Discussion:  As noted above, the vocalizations of koepckeae differ strongly from those of unicornis, and in many ways the vocalizations of unicornis are more similar to those of Mitu tuberosum than koepckeae.  For ranking allopatric taxa under the Biological Species Concept, differences of this magnitude in voice are typically considered strong evidence for ranking the taxa as species.  The differences in casque size and shape might also be associated with divergence to the point of being a barrier to gene flow if these structures are associated with mate selection.  Although differences in habitat and elevation are not species-level characters per se, they are at least consistent with species-level differences.

 

Recommendation: A “YES” vote.  Although assessment of species limits among allopatric taxa is problematic, we think that the degree of differentiation between these widely separated populations is consistent with the level of differences associated with taxa ranked as species in the Cracidae.  For example, these differences are arguably greater than those between taxa treated as separate species in Penelope, Aburria/Pipile, and Ortalis.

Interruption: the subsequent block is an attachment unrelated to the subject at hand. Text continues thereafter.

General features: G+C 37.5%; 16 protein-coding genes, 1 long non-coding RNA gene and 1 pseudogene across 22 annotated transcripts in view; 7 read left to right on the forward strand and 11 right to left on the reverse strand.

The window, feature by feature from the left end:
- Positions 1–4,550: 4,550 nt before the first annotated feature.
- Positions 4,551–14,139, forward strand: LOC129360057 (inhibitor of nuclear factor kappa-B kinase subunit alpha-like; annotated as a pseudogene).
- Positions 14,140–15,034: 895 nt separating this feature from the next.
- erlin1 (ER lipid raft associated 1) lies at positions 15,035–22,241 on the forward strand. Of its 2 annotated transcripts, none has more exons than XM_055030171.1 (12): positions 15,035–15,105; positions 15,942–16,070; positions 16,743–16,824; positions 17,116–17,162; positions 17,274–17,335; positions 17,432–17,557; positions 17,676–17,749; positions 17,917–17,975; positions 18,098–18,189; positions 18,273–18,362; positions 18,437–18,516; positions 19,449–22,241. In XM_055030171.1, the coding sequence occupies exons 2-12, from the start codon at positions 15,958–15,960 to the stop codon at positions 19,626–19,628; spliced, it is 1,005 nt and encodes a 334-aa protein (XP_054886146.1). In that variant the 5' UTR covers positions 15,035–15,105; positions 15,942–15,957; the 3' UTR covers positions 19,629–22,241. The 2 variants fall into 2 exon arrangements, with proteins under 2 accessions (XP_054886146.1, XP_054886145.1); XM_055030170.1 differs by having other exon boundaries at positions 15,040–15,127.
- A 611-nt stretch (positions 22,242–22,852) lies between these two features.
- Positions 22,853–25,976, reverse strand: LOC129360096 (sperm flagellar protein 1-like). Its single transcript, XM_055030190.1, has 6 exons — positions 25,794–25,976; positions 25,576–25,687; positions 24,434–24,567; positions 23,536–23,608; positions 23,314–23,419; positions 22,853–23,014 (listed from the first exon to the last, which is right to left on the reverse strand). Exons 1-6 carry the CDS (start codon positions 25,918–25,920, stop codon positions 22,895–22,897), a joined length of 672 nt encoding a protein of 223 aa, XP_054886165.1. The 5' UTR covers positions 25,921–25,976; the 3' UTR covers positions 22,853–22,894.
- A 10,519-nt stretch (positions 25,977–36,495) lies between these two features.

English names: We recommend “Sira Curassow” for koepckeae and retaining “Horned Curassow” for unicornis.  Although there are advantages to creating two new names for the split species, we prefer the simpler names to something like Northern Horned Curassow and Southern Horned Curassow.

 

References:

GastaĖaga, M. 2006. Peruvian Horned Curassow (Pauxi unicornis koepckeae) rediscovered in the Sira Mountains, Peru. Bulletin of the Cracid Specialist Group 22: 10-23.

GastaĖaga, M., A. B. Hennessey, & R. MacLeod. 2007. Rediscovery of Southern Horned Curassow Pauxi unicornis koepckeae in Cerros del Sira, Peru. Cotinga 28: 63-66.

GastaĖaga-C., M., R. MacLeod, D.M. Brooks and B. Hennessey. 2011. Distinctive morphology, ecology, and first vocal descriptions of Sira Curassow (Pauxi [unicornis] koepckeae): evidence for species rank.  Ornitol. Neotrop. 22: 267-279.

Graham, J.G. 2009. A new specimen of Southern Horned Curassow Pauxi unicornis from Peru. Cotinga 31: 73.

Gúzman, E., D. M. Brooks, & G. Sedaghatkish. 1999. Notas sobre la historia natural de los crácidos albergados en el Museo “Noel Kempff Mercado”, Santa Cruz, Boliva, con notas sobre la taxonomía de las pavas del genero Pipile. Bulletin of the Cracid Specialist Group 8: 20-28.

Herzog, S. K., & M. Kessler. 1998. In search of the last Horned Curassows Pauxi unicornis in Bolivia. Cotinga 10: 46-48.

Maillard-Z., O. 2006. Reciente espécimen de la Pava Copete de Piedra (Pauxi unicornis) para Bolivia. Kempffiana 2: 95-98.

Weske, J.S. and J.W. Terborgh. 1971. A new subspecies of curassow of the genus Pauxi from Peru. Auk 88: 233-238.

 

 

Daniel Brooks, Ross MacLeod, and Melvin GastaĖaga-C.

August 2012